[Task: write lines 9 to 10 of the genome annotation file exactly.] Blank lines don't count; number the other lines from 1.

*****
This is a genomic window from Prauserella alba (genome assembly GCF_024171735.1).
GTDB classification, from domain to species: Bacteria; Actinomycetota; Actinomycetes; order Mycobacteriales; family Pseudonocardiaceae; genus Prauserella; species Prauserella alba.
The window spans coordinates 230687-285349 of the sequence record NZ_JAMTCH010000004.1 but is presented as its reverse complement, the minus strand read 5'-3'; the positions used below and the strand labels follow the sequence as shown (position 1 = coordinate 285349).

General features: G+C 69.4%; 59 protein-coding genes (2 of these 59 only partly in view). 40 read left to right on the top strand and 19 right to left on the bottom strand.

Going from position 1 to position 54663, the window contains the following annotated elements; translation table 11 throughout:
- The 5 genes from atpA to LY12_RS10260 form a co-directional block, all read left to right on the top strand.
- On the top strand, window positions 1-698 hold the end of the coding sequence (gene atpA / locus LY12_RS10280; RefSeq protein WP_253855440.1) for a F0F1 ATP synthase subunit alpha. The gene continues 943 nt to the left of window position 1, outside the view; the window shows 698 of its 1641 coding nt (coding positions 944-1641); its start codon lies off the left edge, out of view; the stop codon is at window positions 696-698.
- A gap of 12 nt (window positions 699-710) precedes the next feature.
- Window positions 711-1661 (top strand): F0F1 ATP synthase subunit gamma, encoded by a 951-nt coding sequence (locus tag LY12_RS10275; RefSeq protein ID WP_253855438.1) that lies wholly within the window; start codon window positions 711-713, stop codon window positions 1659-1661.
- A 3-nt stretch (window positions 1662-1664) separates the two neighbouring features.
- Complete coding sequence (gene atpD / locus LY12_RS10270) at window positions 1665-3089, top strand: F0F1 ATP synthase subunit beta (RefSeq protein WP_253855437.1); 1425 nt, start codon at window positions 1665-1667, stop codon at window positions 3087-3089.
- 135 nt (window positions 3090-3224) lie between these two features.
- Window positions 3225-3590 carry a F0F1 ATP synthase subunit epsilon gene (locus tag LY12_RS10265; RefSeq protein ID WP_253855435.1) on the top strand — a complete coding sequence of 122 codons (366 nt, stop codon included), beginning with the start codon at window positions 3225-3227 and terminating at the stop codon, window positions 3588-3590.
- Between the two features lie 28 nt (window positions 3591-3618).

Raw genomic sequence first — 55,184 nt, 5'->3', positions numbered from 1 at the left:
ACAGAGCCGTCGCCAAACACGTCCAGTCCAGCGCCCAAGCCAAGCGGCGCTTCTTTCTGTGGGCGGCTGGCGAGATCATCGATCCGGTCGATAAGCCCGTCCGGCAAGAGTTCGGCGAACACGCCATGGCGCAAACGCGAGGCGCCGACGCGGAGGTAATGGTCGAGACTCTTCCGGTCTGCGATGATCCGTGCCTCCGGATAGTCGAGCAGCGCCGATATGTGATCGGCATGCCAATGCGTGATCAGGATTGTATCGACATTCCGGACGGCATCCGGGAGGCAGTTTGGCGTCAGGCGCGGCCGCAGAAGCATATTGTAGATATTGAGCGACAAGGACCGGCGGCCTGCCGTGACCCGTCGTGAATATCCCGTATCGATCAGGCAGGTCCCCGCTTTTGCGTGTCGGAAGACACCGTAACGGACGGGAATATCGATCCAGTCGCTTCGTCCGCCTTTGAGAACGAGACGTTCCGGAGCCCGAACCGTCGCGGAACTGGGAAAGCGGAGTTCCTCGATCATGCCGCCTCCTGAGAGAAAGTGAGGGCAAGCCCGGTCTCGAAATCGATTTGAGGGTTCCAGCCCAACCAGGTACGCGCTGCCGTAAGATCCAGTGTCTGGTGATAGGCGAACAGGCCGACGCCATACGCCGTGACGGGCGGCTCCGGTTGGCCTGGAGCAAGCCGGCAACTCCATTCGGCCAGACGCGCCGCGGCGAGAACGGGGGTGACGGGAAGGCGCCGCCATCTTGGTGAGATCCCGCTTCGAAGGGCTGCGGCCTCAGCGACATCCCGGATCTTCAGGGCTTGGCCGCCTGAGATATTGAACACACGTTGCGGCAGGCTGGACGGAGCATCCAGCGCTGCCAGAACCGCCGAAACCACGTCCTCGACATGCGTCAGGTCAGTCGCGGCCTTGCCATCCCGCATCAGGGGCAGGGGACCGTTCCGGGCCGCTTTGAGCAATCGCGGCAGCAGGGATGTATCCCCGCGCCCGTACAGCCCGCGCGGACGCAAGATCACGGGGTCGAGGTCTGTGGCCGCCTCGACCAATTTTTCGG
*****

- Window positions 711-1661 (top strand): F0F1 ATP synthase subunit gamma, encoded by a 951-nt coding sequence (locus tag LY12_RS10275; RefSeq protein ID WP_253855438.1) that lies wholly within the window; start codon window positions 711-713, stop codon window positions 1659-1661.
- A 3-nt stretch (window positions 1662-1664) separates the two neighbouring features.